- Jan Ahmed, Mathematics, University of Delaware
- Sebastian Cioaba, Mathematics, University of Delaware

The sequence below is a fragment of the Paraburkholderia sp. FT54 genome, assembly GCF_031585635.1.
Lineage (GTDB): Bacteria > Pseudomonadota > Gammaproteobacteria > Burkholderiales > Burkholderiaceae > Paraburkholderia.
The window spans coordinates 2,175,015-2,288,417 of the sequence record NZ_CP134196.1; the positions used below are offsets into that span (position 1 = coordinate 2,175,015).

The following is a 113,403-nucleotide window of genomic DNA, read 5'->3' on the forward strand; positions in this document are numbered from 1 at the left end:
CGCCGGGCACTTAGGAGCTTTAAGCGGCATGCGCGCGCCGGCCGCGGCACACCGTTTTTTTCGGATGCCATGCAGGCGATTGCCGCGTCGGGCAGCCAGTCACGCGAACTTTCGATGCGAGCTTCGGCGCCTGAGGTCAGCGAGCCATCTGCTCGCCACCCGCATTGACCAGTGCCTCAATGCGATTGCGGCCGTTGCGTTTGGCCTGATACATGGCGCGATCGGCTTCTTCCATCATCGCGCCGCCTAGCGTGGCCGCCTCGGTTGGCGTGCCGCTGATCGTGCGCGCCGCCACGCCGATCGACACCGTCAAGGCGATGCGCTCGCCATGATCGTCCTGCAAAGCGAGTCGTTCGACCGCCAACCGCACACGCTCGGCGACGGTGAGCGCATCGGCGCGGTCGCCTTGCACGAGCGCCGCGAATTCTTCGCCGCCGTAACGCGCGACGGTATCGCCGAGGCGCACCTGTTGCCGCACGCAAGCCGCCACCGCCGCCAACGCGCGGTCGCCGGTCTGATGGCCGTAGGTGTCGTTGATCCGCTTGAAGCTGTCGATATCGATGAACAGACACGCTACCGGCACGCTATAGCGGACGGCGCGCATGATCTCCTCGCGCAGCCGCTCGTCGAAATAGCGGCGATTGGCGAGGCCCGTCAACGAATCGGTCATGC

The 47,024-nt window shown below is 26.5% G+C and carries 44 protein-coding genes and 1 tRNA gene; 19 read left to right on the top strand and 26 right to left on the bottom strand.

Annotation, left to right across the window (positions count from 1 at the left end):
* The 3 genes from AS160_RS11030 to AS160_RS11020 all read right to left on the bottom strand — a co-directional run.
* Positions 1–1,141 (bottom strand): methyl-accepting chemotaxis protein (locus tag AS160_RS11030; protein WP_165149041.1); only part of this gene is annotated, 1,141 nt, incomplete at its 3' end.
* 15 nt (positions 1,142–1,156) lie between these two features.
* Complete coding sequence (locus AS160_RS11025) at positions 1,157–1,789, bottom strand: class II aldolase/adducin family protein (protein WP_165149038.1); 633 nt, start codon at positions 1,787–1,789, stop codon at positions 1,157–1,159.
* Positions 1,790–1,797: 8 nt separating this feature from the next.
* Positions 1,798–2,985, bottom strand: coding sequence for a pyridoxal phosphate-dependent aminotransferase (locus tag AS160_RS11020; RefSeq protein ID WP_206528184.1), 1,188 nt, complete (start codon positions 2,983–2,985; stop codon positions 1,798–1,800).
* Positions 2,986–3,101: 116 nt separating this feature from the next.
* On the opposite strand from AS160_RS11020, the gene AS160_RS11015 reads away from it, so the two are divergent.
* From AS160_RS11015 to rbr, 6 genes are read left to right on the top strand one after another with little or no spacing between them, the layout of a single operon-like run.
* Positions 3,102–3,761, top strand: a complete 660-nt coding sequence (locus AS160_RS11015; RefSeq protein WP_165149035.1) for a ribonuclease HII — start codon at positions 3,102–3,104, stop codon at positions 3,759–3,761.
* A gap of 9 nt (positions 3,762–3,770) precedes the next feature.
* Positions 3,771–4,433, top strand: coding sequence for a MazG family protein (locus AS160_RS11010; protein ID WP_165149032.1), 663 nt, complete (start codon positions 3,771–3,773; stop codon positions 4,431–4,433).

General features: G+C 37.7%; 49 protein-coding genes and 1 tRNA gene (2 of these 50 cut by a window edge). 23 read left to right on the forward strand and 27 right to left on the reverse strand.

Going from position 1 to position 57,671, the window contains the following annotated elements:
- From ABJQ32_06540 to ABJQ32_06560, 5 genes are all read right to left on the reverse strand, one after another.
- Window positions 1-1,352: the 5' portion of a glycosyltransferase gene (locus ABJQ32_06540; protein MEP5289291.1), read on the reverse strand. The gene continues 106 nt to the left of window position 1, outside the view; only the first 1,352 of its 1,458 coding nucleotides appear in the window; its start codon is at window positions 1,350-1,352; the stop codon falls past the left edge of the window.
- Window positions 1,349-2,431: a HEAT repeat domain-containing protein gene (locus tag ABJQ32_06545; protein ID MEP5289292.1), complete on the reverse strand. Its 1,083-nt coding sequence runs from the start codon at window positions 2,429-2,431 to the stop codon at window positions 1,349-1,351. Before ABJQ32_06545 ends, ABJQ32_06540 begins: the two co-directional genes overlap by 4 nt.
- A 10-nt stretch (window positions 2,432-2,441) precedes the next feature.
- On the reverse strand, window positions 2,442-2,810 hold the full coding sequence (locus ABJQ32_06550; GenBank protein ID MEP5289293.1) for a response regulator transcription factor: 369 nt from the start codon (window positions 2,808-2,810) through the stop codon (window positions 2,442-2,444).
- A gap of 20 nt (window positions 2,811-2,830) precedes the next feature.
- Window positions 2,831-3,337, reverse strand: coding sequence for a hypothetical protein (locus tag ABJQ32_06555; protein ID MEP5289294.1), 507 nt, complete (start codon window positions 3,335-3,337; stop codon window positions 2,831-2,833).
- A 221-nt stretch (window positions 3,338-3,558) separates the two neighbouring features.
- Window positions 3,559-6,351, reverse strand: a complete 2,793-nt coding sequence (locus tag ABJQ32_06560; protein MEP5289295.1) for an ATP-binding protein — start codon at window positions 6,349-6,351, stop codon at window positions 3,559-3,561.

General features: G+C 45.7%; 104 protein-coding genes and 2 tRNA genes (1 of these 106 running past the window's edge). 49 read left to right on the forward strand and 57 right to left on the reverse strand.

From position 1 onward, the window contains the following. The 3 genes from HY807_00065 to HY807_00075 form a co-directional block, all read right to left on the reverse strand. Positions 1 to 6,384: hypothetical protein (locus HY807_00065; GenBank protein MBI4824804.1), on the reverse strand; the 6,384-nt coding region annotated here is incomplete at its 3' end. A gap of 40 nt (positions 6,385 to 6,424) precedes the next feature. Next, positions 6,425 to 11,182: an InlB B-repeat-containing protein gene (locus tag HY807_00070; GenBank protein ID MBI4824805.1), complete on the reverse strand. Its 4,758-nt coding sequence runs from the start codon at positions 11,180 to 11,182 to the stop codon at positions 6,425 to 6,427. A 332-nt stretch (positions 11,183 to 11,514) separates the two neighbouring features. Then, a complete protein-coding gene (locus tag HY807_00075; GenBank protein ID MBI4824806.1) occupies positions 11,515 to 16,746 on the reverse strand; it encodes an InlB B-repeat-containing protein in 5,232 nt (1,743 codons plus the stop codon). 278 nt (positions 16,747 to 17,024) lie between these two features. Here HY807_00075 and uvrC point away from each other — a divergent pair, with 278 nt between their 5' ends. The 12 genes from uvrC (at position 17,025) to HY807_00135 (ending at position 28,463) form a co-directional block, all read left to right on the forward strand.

In the year 1665, Christian Huygens observed that two pendulum clocks hung from the same board synchronized. This observation leads to the more general problem of having a network of coupled oscillators. In 1975, Yoshiki Kuramoto found a model, called the Kuramoto model, that describes the behavior of a network of coupled oscillators over time. The natural occurrence of the model is found in fireflies synchronizing at night, neurons synchronizing in the brain, and other systems of chemical and biological oscillators. Researchers studying the Kuramoto model showed that for specific networks with certain initial phases of every oscillator, the model does not synchronize. This motivated the question of determining the types of networks that synchronize no matter the initial phases of each oscillator. We call these networks globally synchronizing graphs. Some of the trivial families of graphs have already been studied and it was shown that for complete graphs, trees and cycles of length less than or equal to four are globally synchronizing. It was also shown that graphs that have every vertex connected to at least 78.89 percent of all other vertices are globally synchronizing. In 2022, it was shown that expander graphs satisfying specific bounds globally synchronize. Our current aim is to look at other families of graphs and determine whether or not they globally synchronize.